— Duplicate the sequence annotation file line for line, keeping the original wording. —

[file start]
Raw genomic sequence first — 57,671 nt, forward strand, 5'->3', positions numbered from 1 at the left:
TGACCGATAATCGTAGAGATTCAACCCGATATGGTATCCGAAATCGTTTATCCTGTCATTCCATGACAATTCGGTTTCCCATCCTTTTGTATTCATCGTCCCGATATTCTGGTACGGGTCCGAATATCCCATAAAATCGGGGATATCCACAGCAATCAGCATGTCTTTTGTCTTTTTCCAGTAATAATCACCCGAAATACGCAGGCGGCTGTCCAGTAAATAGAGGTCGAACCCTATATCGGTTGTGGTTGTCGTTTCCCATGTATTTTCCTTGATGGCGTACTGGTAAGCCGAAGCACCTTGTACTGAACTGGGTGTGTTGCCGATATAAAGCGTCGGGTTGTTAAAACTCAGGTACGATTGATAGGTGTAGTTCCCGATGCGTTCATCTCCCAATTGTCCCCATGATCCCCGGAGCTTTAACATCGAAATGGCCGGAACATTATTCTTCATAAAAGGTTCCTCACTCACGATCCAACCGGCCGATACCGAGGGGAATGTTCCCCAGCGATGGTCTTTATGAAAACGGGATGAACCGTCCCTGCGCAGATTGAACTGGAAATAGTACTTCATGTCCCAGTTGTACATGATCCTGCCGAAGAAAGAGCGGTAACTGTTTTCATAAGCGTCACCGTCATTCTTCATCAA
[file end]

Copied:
Raw genomic sequence first — 57,671 nt, forward strand, 5'->3', positions numbered from 1 at the left:
TGACCGATAATCGTAGAGATTCAACCCGATATGGTATCCGAAATCGTTTATCCTGTCATTCCATGACAATTCGGTTTCCCATCCTTTTGTATTCATCGTCCCGATATTCTGGTACGGGTCCGAATATCCCATAAAATCGGGGATATCCACAGCAATCAGCATGTCTTTTGTCTTTTTCCAGTAATAATCACCCGAAATACGCAGGCGGCTGTCCAGTAAATAGAGGTCGAACCCTATATCGGTTGTGGTTGTCGTTTCCCATGTATTTTCCTTGATGGCGTACTGGTAAGCCGAAGCACCTTGTACTGAACTGGGTGTGTTGCCGATATAAAGCGTCGGGTTGTTAAAACTCAGGTACGATTGATAGGTGTAGTTCCCGATGCGTTCATCTCCCAATTGTCCCCATGATCCCCGGAGCTTTAACATCGAAATGGCCGGAACATTATTCTTCATAAAAGGTTCCTCACTCACGATCCAACCGGCCGATACCGAGGGGAATGTTCCCCAGCGATGGTCTTTATGAAAACGGGATGAACCGTCCCTGCGCAGATTGAACTGGAAATAGTACTTCATGTCCCAGTTGTACATGATCCTGCCGAAGAAAGAGCGGTAACTGTTTTCATAAGCGTCACCGTCATTCTTCATCAA